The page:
Six border communities in the Upper East Region are now beneficiaries of a Small-Scale Livelihood Project; satellite farms with mechanized boreholes, fitted with generators and their accessories for the supply of water.
The six border communities are Pusiga, Kulungungu, Polimakuam, Mognori, Paga and Namoo, ModernGhana News has gathered.
The establishment of the satellite farms at the border communities comes at the back of the International Organization of Migration (IOM), the funding partners through STAR-Ghana, the implementing Non-Governmental Organization (NGO).
The aim is to support the said communities to develop mechanisms to reduce their threats to violence and extremism, especially women and children. STAR-Ghana and the IOM have been promoting dialogue with the community members and security agencies to ensure peaceful co-existence at the border communities.
In his address, the Executive Director of STAR-Ghana, Alhaji Ibrahim Tanko Amidu said the two projects relate uniquely and are both geared towards building the resilience of border communities against violent extremism and other border security threats.
He stated that the Cohesion project under which the dialogue platform has been formed and operationalized, seeks to promote community cohesion and their participation in their own security by providing inclusive spaces for dialogue and collaboration between community members and border security agencies. This is in 6 border towns including Paga.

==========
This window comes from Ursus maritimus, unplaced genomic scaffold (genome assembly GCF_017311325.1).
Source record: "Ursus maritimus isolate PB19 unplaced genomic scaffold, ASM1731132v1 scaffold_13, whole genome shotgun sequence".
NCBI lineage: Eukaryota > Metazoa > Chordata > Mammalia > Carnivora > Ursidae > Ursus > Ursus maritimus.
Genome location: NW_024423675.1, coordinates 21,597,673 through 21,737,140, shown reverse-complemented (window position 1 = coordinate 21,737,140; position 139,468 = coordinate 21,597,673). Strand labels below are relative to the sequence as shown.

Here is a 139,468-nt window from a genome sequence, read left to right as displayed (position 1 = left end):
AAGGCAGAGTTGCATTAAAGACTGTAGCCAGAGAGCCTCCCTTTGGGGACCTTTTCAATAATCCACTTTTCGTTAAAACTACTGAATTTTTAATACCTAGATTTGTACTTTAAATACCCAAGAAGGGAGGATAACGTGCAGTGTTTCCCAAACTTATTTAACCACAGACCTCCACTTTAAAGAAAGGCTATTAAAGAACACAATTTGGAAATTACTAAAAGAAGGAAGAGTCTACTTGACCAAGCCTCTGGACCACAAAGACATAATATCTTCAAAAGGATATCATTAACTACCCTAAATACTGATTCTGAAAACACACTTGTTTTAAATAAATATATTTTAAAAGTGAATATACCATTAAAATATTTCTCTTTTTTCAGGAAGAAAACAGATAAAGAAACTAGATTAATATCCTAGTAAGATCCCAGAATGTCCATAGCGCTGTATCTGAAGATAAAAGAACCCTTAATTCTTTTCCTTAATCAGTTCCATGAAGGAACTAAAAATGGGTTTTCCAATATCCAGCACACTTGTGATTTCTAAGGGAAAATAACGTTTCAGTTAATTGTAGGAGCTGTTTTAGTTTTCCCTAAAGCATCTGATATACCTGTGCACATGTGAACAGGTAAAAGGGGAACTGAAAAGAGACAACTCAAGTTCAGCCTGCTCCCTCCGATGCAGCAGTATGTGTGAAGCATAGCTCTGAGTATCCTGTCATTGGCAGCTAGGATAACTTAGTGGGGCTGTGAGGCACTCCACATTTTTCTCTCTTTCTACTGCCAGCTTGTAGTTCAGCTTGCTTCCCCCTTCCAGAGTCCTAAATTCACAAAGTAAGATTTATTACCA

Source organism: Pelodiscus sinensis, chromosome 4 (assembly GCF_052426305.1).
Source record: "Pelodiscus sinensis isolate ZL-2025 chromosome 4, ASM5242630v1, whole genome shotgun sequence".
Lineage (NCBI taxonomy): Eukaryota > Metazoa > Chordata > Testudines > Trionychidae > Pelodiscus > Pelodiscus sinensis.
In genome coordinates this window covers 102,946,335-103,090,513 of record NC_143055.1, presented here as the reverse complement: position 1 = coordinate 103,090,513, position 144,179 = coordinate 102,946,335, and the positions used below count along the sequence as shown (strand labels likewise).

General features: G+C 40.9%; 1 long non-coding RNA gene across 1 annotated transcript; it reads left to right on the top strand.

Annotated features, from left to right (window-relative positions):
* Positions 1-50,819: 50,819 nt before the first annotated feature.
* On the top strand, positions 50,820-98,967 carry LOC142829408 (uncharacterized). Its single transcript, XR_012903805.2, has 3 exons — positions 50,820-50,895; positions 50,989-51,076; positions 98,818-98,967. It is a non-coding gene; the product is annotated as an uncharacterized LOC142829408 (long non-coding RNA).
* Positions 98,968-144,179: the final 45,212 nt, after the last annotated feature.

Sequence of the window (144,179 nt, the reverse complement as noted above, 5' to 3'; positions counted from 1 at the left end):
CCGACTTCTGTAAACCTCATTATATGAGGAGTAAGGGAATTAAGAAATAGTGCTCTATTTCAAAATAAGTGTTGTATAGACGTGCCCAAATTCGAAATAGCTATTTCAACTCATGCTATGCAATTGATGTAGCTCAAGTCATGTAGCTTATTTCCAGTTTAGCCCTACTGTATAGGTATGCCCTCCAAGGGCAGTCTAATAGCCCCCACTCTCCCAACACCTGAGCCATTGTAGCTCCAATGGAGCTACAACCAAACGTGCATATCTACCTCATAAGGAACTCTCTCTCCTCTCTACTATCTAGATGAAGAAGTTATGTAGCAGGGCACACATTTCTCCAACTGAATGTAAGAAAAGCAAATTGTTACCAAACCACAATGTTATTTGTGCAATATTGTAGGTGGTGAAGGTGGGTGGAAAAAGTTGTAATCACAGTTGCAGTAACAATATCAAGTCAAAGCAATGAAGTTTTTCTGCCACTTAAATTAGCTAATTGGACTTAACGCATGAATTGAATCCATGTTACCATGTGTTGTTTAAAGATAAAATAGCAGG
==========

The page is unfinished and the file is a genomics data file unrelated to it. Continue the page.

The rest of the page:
The Community Livelihoods Enhancement Project, on the other hand, complements the cohesion project by providing targeted small-scale livelihood support to help build community resilience by reducing economic inequalities and drivers that make sections of the population vulnerable to radicalization and recruitment by violent extremist organizations. This has implications for not just the entire populations of border towns, but the country at large. He was grateful that, the small-scale livelihood projects (SSLP) has finally been completed and to be in the direct control of the communities and the assembly
The Senior Program Manager of the IOM Nnamdi Iwuora explained how IOM operate in their jurisdiction. He said border community engagement is key to any border community management adding that they have been working with the communities to understand the challenges. The first thing he said is that they understudy the community's perception of how they feel about security. He added that through community town hall meetings the challenges of the people became clear and the idea of the fence gardens, mechanized boreholes with storage facilities, generators and the seedlings became topmost need.